A collaboration among the Department of Computer Science, the University Library Center for Digital Initiatives and the Department of Italian Studies — with sponsorship from Microsoft Research — created “Garibaldi on the Surface,” the centerpiece of “Growing Knowledge: The Evolution of Research,” an exhibit at the British Library. It is a pilot project intended to increase future collaboration and technology in the humanities.
“Garibaldi on the Surface” is a digitized version of the Garibaldi Panorama, a painting given to the library five years ago. The panorama is four-and-a-half feet tall, 273 feet long and intended to be read like a scroll painted on both sides. It depicts the life of the Italian liberator Giuseppe Garibaldi.
Massimo Riva, an Italian studies professor and Garibaldi expert, said he began the process of digitization to enhance a seminar he was teaching. In 2007, the Garibaldi panorama was filmed over one week and digitally stitched together so that it would appear to move forward. But Riva wanted to be able to access the images on a more usable device — University Librarian Harriette Hemmasi said the first version was “awkward.”
Riva talked to Andy van Dam, professor of computer science, who was interested in touch technology and, with Microsoft as a sponsor, they used the touch tabletop to create the current exhibit.
The tabletop looks like a coffee table and functions like an iPod, except the user doesn’t have to touch the surface. “It’s like an iPod on steroids,” according to van Dam. Touch table technology was originally built for restaurants, but Microsoft was interested in extending the uses of the devices.
After the British Library learned about the touch table project through a former head librarian at Microsoft, Van Dam said, Brown hosted a delegation from the London institution. They were so impressed with the work that they made the Garibaldi project the centerpiece of the “Growing Knowledge” exhibit, Hemmasi said.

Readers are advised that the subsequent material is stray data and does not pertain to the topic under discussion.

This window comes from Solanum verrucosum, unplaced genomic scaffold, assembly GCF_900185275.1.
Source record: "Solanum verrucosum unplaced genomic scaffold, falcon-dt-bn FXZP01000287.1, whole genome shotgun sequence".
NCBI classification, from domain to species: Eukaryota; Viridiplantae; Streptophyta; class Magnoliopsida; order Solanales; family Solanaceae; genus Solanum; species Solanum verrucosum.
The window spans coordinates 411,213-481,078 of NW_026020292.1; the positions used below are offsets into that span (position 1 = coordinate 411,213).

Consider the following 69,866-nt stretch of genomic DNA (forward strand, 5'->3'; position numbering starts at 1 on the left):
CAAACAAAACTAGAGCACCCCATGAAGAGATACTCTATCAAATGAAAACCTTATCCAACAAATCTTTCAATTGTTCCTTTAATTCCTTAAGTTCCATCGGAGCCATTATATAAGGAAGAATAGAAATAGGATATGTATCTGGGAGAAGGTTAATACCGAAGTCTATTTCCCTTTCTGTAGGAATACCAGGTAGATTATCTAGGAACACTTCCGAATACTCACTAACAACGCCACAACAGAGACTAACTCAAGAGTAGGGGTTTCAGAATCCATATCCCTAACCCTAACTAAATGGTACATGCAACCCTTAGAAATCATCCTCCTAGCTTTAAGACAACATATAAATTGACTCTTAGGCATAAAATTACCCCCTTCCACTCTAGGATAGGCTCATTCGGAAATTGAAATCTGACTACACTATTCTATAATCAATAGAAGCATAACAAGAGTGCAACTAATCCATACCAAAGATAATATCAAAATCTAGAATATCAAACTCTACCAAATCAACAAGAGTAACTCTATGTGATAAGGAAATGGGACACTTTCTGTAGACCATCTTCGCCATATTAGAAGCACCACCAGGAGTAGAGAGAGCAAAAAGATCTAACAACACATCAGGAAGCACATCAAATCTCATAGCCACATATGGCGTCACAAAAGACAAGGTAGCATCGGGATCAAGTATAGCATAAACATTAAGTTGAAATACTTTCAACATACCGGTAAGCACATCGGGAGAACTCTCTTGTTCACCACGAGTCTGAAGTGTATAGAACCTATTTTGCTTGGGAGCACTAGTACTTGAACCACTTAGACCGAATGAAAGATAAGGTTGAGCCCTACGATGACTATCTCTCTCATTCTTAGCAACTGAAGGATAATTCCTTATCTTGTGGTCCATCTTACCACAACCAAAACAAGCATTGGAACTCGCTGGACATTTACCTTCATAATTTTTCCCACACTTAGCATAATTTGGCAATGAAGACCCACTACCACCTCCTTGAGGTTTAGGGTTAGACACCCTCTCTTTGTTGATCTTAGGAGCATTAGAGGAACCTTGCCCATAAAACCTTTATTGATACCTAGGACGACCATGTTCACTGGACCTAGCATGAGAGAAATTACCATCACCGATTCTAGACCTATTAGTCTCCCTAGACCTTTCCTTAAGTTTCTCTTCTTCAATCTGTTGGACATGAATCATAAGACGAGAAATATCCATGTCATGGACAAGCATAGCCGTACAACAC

The Garibaldi exhibit is interactive, with music, videos, news articles and photographs accompanying various parts of the scroll to place the artwork in context. “It now looks like what is was intended to be, a research tool,” Hemmasi said.
This is only a pilot project, with two similar projects already under way. Van Dam joked that one of the next projects will produce “Garibaldi on steroids” — a version with such high resolution that a user could see individual brush strokes, and a larger surface so the image will be life-size. This is still in the very early design phase.
A second project, HumBub — which stands for Humanities Bubbles — will enhance the image with added scholarly information in “bubbles,” small windows capable of moving around the screen. This is intended as a productivity tool for humanities scholars, but it is also still being formulated. Van Dam called it the “first pancake” — the one that always needs to be thrown out.
Van Dam said that those who are curious to see the Garibaldi project can contact him via e-mail. In addition, Riva plans to test the touch table project in a seminar he is teaching next semester, ITAL 1340: “Garibaldi and the Risorgimento.”
The Garibaldi project is one step in a larger effort to enhance collaboration and make better tools available to scholars in the humanities, Hemmasi said. In the future, she said, libraries may come equipped with a “digital scholarship lab” with touch tables and similar technology that will make difficult-to-access materials more available to researchers and allow multiple people to work on a project at once.